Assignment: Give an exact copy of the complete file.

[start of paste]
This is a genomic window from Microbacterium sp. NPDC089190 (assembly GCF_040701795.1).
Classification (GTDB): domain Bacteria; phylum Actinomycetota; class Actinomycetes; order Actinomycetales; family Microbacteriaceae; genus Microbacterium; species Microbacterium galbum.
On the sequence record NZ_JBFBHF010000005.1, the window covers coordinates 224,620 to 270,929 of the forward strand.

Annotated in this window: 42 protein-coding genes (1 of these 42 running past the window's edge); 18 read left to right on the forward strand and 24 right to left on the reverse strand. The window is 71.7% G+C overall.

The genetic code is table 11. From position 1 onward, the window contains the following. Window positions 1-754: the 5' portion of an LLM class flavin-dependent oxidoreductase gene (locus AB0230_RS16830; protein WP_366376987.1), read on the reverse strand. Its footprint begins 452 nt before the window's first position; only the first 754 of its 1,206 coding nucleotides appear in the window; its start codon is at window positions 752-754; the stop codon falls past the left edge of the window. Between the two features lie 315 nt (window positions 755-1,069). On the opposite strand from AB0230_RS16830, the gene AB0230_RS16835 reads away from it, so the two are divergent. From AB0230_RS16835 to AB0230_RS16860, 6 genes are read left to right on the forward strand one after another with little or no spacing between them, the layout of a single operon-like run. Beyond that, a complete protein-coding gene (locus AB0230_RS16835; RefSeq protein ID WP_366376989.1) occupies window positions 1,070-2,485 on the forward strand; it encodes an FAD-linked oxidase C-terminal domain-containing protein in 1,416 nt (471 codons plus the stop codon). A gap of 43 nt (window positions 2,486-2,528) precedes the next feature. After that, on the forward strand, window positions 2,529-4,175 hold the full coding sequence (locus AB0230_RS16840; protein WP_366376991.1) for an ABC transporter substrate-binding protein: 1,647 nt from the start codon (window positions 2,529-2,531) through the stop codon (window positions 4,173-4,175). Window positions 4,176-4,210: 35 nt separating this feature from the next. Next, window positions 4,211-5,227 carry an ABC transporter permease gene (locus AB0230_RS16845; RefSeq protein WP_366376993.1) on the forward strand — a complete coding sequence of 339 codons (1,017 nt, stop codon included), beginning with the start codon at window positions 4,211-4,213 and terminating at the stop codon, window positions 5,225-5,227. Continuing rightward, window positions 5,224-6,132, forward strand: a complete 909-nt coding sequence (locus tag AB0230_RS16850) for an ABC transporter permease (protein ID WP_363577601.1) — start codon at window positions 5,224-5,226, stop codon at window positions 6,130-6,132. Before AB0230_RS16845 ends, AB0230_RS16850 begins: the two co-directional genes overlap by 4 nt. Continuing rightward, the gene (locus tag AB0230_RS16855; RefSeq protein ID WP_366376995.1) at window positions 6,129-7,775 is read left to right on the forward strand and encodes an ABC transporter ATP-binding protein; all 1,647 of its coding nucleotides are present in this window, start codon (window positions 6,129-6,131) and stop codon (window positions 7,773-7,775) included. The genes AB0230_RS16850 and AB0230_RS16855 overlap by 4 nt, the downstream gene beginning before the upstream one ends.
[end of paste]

This is a genomic window from Microbacterium sp. NPDC089190 (assembly GCF_040701795.1).
Classification (GTDB): domain Bacteria; phylum Actinomycetota; class Actinomycetes; order Actinomycetales; family Microbacteriaceae; genus Microbacterium; species Microbacterium galbum.
On the sequence record NZ_JBFBHF010000005.1, the window covers coordinates 224,620 to 270,929 of the forward strand.

Annotated in this window: 42 protein-coding genes (1 of these 42 running past the window's edge); 18 read left to right on the forward strand and 24 right to left on the reverse strand. The window is 71.7% G+C overall.

The genetic code is table 11. From position 1 onward, the window contains the following. Window positions 1-754: the 5' portion of an LLM class flavin-dependent oxidoreductase gene (locus AB0230_RS16830; protein WP_366376987.1), read on the reverse strand. Its footprint begins 452 nt before the window's first position; only the first 754 of its 1,206 coding nucleotides appear in the window; its start codon is at window positions 752-754; the stop codon falls past the left edge of the window. Between the two features lie 315 nt (window positions 755-1,069). On the opposite strand from AB0230_RS16830, the gene AB0230_RS16835 reads away from it, so the two are divergent. From AB0230_RS16835 to AB0230_RS16860, 6 genes are read left to right on the forward strand one after another with little or no spacing between them, the layout of a single operon-like run. Beyond that, a complete protein-coding gene (locus AB0230_RS16835; RefSeq protein ID WP_366376989.1) occupies window positions 1,070-2,485 on the forward strand; it encodes an FAD-linked oxidase C-terminal domain-containing protein in 1,416 nt (471 codons plus the stop codon). A gap of 43 nt (window positions 2,486-2,528) precedes the next feature. After that, on the forward strand, window positions 2,529-4,175 hold the full coding sequence (locus AB0230_RS16840; protein WP_366376991.1) for an ABC transporter substrate-binding protein: 1,647 nt from the start codon (window positions 2,529-2,531) through the stop codon (window positions 4,173-4,175). Window positions 4,176-4,210: 35 nt separating this feature from the next. Next, window positions 4,211-5,227 carry an ABC transporter permease gene (locus AB0230_RS16845; RefSeq protein WP_366376993.1) on the forward strand — a complete coding sequence of 339 codons (1,017 nt, stop codon included), beginning with the start codon at window positions 4,211-4,213 and terminating at the stop codon, window positions 5,225-5,227. Continuing rightward, window positions 5,224-6,132, forward strand: a complete 909-nt coding sequence (locus tag AB0230_RS16850) for an ABC transporter permease (protein ID WP_363577601.1) — start codon at window positions 5,224-5,226, stop codon at window positions 6,130-6,132. Before AB0230_RS16845 ends, AB0230_RS16850 begins: the two co-directional genes overlap by 4 nt. Continuing rightward, the gene (locus tag AB0230_RS16855; RefSeq protein ID WP_366376995.1) at window positions 6,129-7,775 is read left to right on the forward strand and encodes an ABC transporter ATP-binding protein; all 1,647 of its coding nucleotides are present in this window, start codon (window positions 6,129-6,131) and stop codon (window positions 7,773-7,775) included. The genes AB0230_RS16850 and AB0230_RS16855 overlap by 4 nt, the downstream gene beginning before the upstream one ends.